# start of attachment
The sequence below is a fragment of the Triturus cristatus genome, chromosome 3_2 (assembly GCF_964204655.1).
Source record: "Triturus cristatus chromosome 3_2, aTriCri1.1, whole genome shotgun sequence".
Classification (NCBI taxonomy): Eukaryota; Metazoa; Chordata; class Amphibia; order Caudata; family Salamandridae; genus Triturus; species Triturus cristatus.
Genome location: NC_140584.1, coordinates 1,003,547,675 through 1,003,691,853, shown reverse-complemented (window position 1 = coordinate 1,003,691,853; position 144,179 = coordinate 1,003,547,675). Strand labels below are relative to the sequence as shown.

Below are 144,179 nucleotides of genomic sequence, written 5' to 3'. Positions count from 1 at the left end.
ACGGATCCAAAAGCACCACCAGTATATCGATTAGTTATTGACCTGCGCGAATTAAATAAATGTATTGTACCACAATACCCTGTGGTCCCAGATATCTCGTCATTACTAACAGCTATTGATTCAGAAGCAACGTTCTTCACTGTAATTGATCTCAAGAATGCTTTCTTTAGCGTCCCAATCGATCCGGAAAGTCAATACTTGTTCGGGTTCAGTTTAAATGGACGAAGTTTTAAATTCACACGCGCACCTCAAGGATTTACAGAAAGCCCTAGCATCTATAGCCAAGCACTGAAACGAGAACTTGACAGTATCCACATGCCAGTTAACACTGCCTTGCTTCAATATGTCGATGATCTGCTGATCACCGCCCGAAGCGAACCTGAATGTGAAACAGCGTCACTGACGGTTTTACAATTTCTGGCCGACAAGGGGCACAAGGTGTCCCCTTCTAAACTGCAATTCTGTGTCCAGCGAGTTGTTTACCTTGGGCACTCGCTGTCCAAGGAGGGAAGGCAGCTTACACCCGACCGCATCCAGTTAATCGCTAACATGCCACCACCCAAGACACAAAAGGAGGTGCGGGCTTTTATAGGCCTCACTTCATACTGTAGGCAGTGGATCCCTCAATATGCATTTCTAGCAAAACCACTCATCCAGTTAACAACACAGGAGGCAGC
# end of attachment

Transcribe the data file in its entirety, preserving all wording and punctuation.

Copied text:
The sequence below is a fragment of the Triturus cristatus genome, chromosome 3_2 (assembly GCF_964204655.1).
Source record: "Triturus cristatus chromosome 3_2, aTriCri1.1, whole genome shotgun sequence".
Classification (NCBI taxonomy): Eukaryota; Metazoa; Chordata; class Amphibia; order Caudata; family Salamandridae; genus Triturus; species Triturus cristatus.
Genome location: NC_140584.1, coordinates 1,003,547,675 through 1,003,691,853, shown reverse-complemented (window position 1 = coordinate 1,003,691,853; position 144,179 = coordinate 1,003,547,675). Strand labels below are relative to the sequence as shown.

Below are 144,179 nucleotides of genomic sequence, written 5' to 3'. Positions count from 1 at the left end.
ACGGATCCAAAAGCACCACCAGTATATCGATTAGTTATTGACCTGCGCGAATTAAATAAATGTATTGTACCACAATACCCTGTGGTCCCAGATATCTCGTCATTACTAACAGCTATTGATTCAGAAGCAACGTTCTTCACTGTAATTGATCTCAAGAATGCTTTCTTTAGCGTCCCAATCGATCCGGAAAGTCAATACTTGTTCGGGTTCAGTTTAAATGGACGAAGTTTTAAATTCACACGCGCACCTCAAGGATTTACAGAAAGCCCTAGCATCTATAGCCAAGCACTGAAACGAGAACTTGACAGTATCCACATGCCAGTTAACACTGCCTTGCTTCAATATGTCGATGATCTGCTGATCACCGCCCGAAGCGAACCTGAATGTGAAACAGCGTCACTGACGGTTTTACAATTTCTGGCCGACAAGGGGCACAAGGTGTCCCCTTCTAAACTGCAATTCTGTGTCCAGCGAGTTGTTTACCTTGGGCACTCGCTGTCCAAGGAGGGAAGGCAGCTTACACCCGACCGCATCCAGTTAATCGCTAACATGCCACCACCCAAGACACAAAAGGAGGTGCGGGCTTTTATAGGCCTCACTTCATACTGTAGGCAGTGGATCCCTCAATATGCATTTCTAGCAAAACCACTCATCCAGTTAACAACACAGGAGGCAGC